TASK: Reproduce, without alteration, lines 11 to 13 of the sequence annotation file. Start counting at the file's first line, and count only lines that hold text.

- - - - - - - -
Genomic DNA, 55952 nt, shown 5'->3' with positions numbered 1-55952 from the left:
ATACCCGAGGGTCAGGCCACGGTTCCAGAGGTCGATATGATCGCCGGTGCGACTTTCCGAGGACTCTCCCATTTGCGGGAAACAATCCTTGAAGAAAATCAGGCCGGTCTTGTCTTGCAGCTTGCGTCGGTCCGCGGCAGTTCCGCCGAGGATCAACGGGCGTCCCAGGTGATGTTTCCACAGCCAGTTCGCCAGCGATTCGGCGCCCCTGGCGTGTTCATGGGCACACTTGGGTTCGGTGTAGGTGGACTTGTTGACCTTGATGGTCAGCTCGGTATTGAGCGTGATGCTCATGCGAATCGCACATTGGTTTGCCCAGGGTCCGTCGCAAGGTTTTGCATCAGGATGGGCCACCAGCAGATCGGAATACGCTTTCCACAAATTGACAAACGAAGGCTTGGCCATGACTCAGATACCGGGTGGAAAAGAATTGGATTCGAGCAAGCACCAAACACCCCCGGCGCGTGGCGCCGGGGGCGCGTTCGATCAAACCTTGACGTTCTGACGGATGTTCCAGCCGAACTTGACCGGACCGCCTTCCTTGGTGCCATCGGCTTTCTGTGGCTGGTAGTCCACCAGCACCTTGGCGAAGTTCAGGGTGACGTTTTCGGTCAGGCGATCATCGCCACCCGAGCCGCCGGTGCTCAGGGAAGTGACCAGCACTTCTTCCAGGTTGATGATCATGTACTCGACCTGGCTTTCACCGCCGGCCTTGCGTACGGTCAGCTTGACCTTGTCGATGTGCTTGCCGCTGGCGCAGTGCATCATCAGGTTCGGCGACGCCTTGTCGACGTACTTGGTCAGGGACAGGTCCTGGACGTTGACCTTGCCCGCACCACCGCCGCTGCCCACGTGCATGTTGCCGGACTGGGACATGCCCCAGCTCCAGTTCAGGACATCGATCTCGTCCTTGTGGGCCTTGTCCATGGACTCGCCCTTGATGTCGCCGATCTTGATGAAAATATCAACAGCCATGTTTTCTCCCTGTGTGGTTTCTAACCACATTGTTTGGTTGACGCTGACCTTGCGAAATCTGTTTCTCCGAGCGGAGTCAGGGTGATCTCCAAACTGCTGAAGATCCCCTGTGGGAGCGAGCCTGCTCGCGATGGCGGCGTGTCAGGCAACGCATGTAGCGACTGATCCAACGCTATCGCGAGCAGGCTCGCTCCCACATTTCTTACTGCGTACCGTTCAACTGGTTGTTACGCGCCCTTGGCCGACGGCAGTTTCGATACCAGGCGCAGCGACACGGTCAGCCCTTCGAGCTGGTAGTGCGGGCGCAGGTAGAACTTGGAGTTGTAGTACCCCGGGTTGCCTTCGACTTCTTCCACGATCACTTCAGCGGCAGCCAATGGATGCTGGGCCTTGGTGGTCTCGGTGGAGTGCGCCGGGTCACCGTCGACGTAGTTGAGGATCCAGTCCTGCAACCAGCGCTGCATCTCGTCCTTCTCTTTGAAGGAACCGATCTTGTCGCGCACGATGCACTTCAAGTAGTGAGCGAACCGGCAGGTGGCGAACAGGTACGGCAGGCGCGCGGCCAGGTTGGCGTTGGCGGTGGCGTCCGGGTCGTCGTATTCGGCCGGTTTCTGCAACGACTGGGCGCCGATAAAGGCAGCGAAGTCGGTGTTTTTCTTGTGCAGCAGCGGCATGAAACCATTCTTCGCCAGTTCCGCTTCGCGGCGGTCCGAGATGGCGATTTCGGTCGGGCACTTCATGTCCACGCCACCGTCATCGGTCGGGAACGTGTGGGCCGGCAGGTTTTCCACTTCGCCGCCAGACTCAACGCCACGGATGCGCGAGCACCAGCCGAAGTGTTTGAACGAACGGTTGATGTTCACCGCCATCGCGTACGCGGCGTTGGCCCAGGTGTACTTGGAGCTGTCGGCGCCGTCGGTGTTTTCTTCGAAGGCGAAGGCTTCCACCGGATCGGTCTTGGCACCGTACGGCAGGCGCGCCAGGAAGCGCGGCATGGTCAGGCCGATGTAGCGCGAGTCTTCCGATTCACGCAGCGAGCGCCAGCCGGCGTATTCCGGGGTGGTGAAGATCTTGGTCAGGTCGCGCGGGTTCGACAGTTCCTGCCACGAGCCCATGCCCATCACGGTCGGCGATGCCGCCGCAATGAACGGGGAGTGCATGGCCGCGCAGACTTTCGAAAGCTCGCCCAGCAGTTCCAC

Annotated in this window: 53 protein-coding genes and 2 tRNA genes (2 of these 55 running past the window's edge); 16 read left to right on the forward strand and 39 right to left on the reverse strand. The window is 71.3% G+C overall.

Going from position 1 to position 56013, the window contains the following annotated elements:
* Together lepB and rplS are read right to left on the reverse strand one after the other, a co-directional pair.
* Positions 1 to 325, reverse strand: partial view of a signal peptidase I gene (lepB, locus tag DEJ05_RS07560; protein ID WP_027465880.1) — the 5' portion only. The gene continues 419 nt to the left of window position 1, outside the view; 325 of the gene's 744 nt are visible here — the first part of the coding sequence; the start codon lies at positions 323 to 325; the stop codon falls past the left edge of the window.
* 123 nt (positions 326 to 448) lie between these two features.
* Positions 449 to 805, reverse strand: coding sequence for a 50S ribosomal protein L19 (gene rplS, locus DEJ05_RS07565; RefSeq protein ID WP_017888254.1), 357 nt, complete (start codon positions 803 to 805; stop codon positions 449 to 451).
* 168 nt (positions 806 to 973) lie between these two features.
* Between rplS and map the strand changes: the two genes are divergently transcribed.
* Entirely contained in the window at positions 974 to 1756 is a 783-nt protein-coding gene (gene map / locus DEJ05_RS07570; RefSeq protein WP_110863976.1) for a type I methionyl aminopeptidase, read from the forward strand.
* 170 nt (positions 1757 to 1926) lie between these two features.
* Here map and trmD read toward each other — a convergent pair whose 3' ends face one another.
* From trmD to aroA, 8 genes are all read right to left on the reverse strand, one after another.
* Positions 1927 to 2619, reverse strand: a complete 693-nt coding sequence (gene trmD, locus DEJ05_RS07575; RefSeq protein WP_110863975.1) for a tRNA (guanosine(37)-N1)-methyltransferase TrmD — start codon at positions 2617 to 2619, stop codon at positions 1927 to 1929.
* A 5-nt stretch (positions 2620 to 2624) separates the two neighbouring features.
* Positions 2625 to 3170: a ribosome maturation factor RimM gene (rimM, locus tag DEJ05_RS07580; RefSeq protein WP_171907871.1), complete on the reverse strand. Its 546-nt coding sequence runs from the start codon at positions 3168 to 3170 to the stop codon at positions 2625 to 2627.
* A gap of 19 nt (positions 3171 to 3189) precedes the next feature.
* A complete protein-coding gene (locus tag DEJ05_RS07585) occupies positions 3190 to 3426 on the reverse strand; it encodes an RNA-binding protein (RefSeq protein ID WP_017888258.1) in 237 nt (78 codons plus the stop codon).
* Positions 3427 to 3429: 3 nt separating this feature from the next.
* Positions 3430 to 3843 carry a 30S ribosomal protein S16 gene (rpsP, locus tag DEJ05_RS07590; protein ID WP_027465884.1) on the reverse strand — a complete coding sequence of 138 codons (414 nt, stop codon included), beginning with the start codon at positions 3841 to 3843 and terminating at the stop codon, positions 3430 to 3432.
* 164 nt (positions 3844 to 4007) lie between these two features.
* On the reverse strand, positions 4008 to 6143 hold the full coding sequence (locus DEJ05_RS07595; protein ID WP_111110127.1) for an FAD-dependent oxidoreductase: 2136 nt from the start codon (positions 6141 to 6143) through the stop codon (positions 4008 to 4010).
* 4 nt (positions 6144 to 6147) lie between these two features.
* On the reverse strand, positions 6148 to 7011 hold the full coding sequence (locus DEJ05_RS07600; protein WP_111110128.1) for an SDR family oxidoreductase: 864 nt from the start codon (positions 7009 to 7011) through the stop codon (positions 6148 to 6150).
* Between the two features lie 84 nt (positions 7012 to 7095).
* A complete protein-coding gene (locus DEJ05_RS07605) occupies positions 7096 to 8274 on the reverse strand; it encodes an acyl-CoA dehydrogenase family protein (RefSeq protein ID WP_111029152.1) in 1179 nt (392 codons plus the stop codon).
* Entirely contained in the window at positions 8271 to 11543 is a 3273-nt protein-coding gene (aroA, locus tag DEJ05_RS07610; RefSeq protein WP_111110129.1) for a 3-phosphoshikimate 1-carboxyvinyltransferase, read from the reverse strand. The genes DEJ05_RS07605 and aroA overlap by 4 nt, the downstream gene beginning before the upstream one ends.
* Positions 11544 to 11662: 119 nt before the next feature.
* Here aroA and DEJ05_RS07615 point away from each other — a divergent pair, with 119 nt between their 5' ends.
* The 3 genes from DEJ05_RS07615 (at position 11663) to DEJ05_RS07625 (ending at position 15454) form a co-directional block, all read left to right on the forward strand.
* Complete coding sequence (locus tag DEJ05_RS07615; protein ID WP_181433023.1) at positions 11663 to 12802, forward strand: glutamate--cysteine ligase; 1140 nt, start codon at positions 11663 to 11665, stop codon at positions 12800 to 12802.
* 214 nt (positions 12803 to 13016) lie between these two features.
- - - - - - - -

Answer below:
* Entirely contained in the window at positions 974 to 1756 is a 783-nt protein-coding gene (gene map / locus DEJ05_RS07570; RefSeq protein WP_110863976.1) for a type I methionyl aminopeptidase, read from the forward strand.
* 170 nt (positions 1757 to 1926) lie between these two features.
* Here map and trmD read toward each other — a convergent pair whose 3' ends face one another.